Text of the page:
Parshat Chukat: The Time Has Come to Leave the Tent

Rabbi Dr. Kenneth Brander is President and Rosh HaYeshiva of Ohr Torah Stone

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For thousands of years in the Diaspora, without the Beit Hamikdash or a country of our own, the Jewish people were in survival mode. Many laws discussed in the Torah, including those in this week’s parsha, Chukat, lost their practical applicability. Yet our Sages, understanding that the Torah never loses its relevance, sought deeper meanings in these laws and verses.

Reish Lakish’s explanation in the Gemara (Brachot 63b) illustrates this very approach in his reinterpretation of the verse, “This is the Torah, a person who dies in a tent” (Bamidbar 19:14), which refers to ritual impurity caused by a dead body. Recognizing its lack of relevance for non-Kohanim in his time, Reish Lakish suggested an alternate meaning: only one who ‘dies in the tent’ – who toils in Torah study – can become a true Torah scholar.

This interpretation, born of Diaspora necessity, encouraged sacrifice of comfort and ease of life for the sake of Torah study. However, in our contemporary reality as a sovereign nation in Israel, this explanation  is no longer pertinent and continues to be misapplied by some voices of fellow observant Jews who abuse this teaching to justify refusing IDF enlistment – even during a milchemet mitzva (obligatory war) like the one we face today.

This misinterpretation contradicts the Rambam’s clear ruling based on the Mishnah in Sotah: “In a milchemet mitzva, the entire nation must go out to war, even a groom from his chamber, and a bride from her pavilion” (Maimonides, Hilkhot Malachim u’Milchamot 7:4). Furthermore, it ignores the mitzvah of not standing idly by while your friend’s blood is being spilled (Vayikra 19:16).

We would never authorize violating Shabbat, consuming non-kosher food, stealing, or forgoing mitzvot between Jews for the sake of studying Torah. How, then, has it become acceptable that Torah study trumps the law of pikuach nefesh – saving a life – and of milchemet mitzva, defending our sovereign nation under attack? (It should also be pointed out that the current system doesn’t actually ensure that those exempt from army service on grounds of learning Torah are even really learning Torah. There is evidence that many obtain exemptions under false pretenses, and are not actually learning in the Beit Midrash either, so they are simply avoiding their national duty, contributing neither to Torah scholarship nor to the country’s defense.)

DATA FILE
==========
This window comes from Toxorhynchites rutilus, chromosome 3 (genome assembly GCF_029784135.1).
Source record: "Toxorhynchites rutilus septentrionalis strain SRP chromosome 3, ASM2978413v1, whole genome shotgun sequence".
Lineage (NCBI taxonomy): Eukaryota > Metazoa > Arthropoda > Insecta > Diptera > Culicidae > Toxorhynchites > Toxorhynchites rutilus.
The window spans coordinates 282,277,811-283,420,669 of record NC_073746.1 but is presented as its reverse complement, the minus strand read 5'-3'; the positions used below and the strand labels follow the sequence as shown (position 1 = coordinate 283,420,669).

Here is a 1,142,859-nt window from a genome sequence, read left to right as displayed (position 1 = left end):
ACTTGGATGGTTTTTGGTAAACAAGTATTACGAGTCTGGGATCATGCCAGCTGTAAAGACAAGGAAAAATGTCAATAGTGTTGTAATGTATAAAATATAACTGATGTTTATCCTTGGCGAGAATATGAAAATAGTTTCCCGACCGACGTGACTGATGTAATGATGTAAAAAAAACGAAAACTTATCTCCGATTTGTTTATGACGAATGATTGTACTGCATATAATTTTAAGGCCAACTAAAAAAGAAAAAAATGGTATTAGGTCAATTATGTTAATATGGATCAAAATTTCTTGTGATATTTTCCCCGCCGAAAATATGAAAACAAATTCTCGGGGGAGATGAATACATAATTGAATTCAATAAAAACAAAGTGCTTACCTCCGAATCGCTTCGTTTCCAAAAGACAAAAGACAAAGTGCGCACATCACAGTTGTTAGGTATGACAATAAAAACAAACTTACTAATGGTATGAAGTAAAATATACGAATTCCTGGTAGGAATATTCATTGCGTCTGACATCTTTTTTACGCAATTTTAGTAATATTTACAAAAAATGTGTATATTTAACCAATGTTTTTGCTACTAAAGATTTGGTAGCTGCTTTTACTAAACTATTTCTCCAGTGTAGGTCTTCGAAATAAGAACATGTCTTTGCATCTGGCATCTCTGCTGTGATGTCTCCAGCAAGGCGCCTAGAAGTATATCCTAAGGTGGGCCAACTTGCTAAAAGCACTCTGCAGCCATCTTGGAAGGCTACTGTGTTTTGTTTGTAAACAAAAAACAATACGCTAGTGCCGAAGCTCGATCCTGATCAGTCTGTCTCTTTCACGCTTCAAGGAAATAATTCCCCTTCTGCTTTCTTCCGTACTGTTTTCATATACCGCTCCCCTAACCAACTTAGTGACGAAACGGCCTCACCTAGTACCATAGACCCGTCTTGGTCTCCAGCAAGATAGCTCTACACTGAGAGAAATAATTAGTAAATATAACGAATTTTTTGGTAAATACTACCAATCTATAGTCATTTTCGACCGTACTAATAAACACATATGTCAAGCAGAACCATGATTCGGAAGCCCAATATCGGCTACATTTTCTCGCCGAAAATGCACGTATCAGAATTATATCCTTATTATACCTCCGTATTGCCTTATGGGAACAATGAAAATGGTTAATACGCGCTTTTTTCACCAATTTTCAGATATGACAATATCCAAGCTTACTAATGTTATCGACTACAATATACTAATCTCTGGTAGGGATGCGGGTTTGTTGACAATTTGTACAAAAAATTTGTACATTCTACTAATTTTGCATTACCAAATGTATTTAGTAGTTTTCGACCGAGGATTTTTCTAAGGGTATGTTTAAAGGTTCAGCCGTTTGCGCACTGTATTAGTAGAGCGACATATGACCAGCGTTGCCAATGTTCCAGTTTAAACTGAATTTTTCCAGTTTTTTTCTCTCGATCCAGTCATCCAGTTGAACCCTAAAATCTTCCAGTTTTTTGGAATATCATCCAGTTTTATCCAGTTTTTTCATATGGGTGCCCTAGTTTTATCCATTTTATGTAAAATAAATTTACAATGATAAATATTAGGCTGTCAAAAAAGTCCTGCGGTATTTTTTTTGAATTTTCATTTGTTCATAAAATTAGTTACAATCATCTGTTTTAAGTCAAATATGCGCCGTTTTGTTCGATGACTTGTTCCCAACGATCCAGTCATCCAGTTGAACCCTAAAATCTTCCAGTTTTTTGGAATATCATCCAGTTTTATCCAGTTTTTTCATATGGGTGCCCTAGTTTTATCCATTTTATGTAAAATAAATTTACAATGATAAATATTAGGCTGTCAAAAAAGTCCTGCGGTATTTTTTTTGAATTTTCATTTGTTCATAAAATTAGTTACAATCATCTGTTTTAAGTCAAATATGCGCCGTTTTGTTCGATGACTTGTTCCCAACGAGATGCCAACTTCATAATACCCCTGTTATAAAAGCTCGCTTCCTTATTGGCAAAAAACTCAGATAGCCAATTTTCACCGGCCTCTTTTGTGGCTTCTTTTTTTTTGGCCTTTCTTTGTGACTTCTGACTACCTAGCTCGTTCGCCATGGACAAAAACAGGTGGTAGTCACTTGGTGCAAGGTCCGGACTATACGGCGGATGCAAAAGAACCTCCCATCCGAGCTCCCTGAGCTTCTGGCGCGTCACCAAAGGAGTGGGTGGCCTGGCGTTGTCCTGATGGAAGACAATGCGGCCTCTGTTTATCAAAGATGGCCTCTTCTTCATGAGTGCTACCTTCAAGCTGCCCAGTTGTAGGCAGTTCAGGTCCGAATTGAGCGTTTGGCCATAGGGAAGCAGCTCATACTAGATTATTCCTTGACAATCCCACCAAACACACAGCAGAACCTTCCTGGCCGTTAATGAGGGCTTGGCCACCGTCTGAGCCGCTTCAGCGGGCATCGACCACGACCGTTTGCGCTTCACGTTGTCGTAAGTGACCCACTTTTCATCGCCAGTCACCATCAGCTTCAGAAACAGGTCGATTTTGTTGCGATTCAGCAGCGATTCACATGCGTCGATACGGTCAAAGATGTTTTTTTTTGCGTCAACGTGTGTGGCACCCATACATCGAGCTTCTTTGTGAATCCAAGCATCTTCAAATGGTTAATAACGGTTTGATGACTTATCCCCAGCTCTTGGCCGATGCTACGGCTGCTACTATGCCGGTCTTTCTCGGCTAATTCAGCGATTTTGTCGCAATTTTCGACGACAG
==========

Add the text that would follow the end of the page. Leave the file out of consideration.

In our times, the true fulfillment of “dying in the tent” is not reflected by pursuing  or advocating a life secluding ourselves in the Beit Midrash. Rather, it refers to the righteous men and women who, out of dedication to Torah and religious observance, temporarily leave the study hall to defend the Jewish people on the frontlines. At the same time, many go to great lengths to continue learning Torah even on the battlefield, embodying the sanctity of Torah in the darkest moments.

With countless soldiers and civilians having lost their lives, it’s time to set aside outdated Diaspora patterns of thought and action. We must unite, as the Torah mandates, to ensure the wellbeing and flourishing of the entire Jewish people. It’s time to “leave the tent”; not God forbid to abandon Torah, but to fulfill its true intent in our generation.

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